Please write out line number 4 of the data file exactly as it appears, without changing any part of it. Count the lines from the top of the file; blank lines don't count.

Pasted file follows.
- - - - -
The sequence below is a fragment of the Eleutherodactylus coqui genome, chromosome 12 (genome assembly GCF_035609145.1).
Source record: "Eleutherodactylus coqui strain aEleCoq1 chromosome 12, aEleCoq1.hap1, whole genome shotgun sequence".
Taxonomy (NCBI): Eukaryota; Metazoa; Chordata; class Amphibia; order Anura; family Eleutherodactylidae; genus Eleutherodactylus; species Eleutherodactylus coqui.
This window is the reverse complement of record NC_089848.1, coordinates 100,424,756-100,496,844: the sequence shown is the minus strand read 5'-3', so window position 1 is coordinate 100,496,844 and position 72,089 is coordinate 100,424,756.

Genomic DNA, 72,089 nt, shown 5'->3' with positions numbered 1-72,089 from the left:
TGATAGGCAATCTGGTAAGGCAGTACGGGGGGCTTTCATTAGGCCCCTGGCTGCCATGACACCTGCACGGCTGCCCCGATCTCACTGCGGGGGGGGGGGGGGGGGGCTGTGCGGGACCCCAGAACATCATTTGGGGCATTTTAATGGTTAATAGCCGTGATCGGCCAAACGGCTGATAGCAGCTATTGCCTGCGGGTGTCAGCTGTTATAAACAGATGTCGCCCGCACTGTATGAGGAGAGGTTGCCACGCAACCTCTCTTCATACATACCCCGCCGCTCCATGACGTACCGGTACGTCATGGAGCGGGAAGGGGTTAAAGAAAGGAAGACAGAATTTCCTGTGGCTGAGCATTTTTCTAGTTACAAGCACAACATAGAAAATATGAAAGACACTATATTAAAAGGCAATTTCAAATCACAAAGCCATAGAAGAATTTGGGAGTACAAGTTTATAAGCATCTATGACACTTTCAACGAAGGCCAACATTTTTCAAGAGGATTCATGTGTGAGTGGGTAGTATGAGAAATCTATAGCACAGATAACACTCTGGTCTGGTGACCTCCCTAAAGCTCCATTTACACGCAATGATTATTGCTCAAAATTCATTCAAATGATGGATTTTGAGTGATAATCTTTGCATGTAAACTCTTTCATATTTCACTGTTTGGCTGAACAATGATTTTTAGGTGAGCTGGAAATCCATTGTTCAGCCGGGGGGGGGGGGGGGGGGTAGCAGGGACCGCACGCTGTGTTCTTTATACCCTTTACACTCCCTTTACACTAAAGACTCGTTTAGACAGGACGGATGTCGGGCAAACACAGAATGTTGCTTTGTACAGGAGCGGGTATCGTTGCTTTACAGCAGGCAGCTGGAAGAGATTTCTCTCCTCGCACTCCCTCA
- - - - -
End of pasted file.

This window is the reverse complement of record NC_089848.1, coordinates 100,424,756-100,496,844: the sequence shown is the minus strand read 5'-3', so window position 1 is coordinate 100,496,844 and position 72,089 is coordinate 100,424,756.